Startup in Residence, or STIR, the program that connects city governments to civic-minded startups, announced the pairings for its 2019 cohort on Thursday.
The program — which launched in San Francisco’s innovation office under former San Francisco Chief Innovation Officer Jay Nath in 2014 — went national in 2017 by partnering with 12 city governments across California, D.C., Florida, Texas, Virginia and Colorado. Nath left city government in March 2018 to become executive director of CityInnovate, which now runs the STIR program, but he said he’s more encouraged than ever after more than 700 companies applied for entry into the 2019 cohort.
The program recruits city governments and agencies that have problems that can be solved with technology, but without the means to find or implement that technology in-house. Cities are matched with startups that do have those capabilities and are looking to break into the public sector.
The 2019 pairings feature 40 startups working with 22 city and regional governments across agencies in the U.S. and Canada. Some cities are involved with multiple companies. Henderson, Nevada, for example, is working with one startup to build a digital assistant for citizen services, another to build a citizen engagement tool to increase the number of students walking to school, and another to construct a planning tool to predict how traffic will affect new real-estate development.
Each city agency will spend 16 weeks with the startup they’re paired with “co-creating” a solution for the city’s chosen problem. Nath told StateScoop that the way the companies embed themselves in city government during this time is what sets STIR apart from other public-private partnerships.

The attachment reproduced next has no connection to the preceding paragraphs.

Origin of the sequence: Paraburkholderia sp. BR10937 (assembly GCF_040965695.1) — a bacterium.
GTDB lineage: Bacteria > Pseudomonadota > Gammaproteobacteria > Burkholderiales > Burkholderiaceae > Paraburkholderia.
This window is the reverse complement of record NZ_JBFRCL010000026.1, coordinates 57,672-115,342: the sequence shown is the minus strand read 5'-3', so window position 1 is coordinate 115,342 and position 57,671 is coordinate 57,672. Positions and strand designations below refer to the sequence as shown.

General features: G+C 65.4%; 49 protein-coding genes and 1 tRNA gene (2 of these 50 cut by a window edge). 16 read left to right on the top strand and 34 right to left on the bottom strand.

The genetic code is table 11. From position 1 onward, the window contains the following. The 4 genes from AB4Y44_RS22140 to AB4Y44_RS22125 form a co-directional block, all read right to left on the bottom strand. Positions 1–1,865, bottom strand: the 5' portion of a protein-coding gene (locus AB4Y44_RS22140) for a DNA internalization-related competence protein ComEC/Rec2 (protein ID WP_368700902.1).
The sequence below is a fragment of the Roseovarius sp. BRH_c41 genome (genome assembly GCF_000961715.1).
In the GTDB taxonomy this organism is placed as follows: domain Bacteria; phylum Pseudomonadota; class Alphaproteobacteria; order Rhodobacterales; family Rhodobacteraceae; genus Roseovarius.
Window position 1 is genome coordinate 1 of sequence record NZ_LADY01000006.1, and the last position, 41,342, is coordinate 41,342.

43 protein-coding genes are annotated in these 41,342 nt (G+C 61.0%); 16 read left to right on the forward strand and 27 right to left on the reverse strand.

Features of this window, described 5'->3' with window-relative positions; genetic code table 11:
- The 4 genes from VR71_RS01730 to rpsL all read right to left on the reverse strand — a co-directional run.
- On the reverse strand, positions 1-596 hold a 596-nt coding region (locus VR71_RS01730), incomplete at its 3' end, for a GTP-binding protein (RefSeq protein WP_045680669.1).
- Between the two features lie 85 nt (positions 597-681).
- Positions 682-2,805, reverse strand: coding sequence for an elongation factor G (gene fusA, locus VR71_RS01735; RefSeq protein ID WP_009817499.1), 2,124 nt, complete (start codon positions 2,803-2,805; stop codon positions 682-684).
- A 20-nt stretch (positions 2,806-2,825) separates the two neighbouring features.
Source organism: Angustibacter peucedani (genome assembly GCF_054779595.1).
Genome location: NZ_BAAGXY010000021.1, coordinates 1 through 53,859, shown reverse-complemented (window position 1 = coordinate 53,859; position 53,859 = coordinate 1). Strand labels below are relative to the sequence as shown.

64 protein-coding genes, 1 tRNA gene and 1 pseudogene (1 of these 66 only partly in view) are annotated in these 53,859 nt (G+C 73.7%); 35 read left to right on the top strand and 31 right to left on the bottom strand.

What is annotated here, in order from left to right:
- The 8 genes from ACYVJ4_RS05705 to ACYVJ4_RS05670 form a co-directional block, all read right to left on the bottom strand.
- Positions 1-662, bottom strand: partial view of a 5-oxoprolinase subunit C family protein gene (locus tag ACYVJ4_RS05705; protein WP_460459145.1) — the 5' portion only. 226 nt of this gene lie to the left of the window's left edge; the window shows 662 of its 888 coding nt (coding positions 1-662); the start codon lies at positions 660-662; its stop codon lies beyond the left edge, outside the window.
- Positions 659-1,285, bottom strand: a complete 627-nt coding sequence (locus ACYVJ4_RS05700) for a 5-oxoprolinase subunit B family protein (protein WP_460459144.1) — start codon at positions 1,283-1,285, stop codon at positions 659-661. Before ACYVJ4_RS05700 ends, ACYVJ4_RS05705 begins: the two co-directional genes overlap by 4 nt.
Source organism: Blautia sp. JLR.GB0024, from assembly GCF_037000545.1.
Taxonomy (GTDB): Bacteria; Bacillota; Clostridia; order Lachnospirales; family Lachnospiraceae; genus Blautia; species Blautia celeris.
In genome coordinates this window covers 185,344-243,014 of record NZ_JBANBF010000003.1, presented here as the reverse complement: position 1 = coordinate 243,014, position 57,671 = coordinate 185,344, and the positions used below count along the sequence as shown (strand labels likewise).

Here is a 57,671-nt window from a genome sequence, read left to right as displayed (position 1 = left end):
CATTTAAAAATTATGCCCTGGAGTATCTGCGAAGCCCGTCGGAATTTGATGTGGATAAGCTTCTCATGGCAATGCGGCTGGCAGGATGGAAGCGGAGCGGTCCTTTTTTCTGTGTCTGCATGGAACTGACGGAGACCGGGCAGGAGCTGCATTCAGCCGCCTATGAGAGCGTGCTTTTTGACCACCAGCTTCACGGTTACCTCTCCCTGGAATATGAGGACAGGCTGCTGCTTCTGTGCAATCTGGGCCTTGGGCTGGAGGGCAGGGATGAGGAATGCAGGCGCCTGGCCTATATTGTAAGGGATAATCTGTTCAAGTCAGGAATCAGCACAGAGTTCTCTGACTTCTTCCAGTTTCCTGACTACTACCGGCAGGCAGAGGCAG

“It’s not just technology that’s put into our cities without a conversation,” Nath said. “It’s happening in a way that respects and creates a dialogue with a community to understand ‘what are those needs, what are those challenges, what are your values.'”
In Memphis, UrbanSDK, a Jacksonville, Florida-based company that builds artificial intelligence software with that helps cities understand their transit patterns, has been tasked with helping the Memphis Area Transportation Authority create a data integration and management platform for city transit planners. Unlike many other startups in STIR, UrbanSDK already has a product in use in public sector agencies, such as the city of Jacksonville — but the experience of working with the city of Memphis will still be valuable, said Justin Dennis, a partner at UrbanSDK.
“Right now, how these organizations share data is essentially manual,” Dennis said. “All the data they need to make smart decisions is essentially in disparate systems — it’s with the Department of Transportation, its with the state, its with the city, it’s all over the place. What they end up doing is hiring civil engineers or consultants that spend hundreds of billable hours to gather this information. It’s like hand-to-hand combat.”
STIR uses the 16-week period where companies and governments work together to test the fit between the two entities — if the two are able to work well together, the company is often able to secure a contract with the city following the end of the program. So far, two cities in the 2019 cohort have already awarded contracts.
The methodology is catching on among state governments as well. On his first full day in office on Tuesday, California Gov. Gavin Newsom ordered a revision to the state’s procurement process to encourage innovative ideas to be adopted more quickly and iteratively by the state government. Some, like Code For America Founder Jennifer Pahlka, point out that California’s new process appears to borrow heavily from STIR.
“We’re thrilled to see the work that we’ve done with Startup in Residence, the model, the approach that we’re taking adopted in the state of California,” Nath said. “We’re excited to see this movement and this idea of focusing on outcomes, and letting innovators think about how best to reach those outcomes.”